Krishnan Guru-Murthy‏ @krishgm on Twitter: "A male MP we asked to come on for this discussion about the abusive language and behaviour around Brexit told our producer to get stuffed and shove the programme up his ****. There have always been a few thickies in parliament but they were generally polite. No more."

Janice Turner in her interview with Laura Kuenssberg in The Times [£]: "Kuenssberg was an early, passionate champion of social media as a way to broaden public engagement, arguing to the BBC board of directors in 2008 that journalists should be allowed to be on Twitter. Does she feel, now her Twitter feed brims with vicious, sometimes obscene messages, that she opened a Pandora’s box? 'I’m disappointed that alongside opening up the conversation, it has provided a megaphone for, you know …' She shrugs. Does she read the comments? 'I stopped long ago. It’s like a bully will go and pull someone’s pigtails in order to make them cry and then be satisfied with that. I don’t have a thick skin, just other priorities'.”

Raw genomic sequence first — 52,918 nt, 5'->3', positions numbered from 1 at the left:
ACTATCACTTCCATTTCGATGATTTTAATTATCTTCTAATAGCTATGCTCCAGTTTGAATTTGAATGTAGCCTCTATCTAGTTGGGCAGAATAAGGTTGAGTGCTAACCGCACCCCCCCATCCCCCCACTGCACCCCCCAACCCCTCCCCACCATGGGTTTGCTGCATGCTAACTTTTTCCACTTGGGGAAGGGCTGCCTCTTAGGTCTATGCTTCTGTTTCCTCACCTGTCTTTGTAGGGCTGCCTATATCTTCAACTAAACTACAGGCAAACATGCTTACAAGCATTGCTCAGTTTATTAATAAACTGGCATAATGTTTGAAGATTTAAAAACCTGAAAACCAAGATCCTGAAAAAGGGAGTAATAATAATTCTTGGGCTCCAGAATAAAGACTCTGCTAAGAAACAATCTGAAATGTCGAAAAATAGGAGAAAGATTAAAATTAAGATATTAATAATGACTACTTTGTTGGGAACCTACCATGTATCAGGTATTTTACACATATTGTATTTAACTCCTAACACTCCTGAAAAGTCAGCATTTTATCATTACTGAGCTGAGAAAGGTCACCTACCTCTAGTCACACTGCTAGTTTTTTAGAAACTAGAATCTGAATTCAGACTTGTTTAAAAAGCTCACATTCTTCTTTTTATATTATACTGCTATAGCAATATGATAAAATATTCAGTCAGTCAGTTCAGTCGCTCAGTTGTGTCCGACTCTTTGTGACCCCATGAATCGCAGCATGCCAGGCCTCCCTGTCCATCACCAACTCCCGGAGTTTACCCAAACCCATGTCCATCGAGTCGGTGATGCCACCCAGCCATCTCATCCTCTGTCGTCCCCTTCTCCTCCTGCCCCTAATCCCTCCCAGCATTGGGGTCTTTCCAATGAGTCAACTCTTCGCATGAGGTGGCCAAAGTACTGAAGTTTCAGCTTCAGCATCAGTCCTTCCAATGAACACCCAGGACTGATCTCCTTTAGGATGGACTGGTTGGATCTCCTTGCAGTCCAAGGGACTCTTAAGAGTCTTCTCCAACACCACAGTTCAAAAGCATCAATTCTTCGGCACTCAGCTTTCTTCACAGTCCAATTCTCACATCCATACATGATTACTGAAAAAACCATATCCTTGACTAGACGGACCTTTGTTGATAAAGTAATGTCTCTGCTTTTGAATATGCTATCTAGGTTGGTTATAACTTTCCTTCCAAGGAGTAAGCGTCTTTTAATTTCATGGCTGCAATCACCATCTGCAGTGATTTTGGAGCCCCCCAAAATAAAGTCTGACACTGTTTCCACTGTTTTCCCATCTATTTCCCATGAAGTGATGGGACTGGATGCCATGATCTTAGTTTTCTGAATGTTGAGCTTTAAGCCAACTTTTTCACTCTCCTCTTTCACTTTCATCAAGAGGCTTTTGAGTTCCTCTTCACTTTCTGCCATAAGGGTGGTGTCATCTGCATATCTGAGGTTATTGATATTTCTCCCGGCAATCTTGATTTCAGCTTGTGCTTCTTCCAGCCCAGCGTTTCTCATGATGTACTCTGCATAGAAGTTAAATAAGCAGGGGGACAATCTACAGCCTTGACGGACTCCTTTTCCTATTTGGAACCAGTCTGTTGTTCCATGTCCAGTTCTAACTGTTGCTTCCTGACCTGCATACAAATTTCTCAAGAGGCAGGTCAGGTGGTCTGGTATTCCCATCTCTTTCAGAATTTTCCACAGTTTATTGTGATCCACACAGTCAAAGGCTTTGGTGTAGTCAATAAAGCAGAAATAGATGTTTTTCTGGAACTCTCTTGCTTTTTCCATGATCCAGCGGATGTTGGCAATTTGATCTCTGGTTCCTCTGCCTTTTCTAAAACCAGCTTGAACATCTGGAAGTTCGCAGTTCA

Roy Greenslade in the Guardian on the death of Brian MacArthur: "It is irritating that Brian MacArthur’s obituaries have headlined his connection to the Sunday Times’s ill-fated serialisation of the faked Hitler Diaries in 1983. He was an innocent in the affair, caught between a historian who, having verified the diaries as genuine, changed his mind after they had gone to press, and a proprietor, Rupert Murdoch, who was willing to publish and be damned. MacArthur should be remembered instead for being the founding editor of a newspaper, Today, that helped to transform the industry by using computer technology. He should also be recognised for his wisdom as a senior executive at several papers, for mentoring young journalists and for writing, for 18 years, one of the most authoritative and balanced media columns."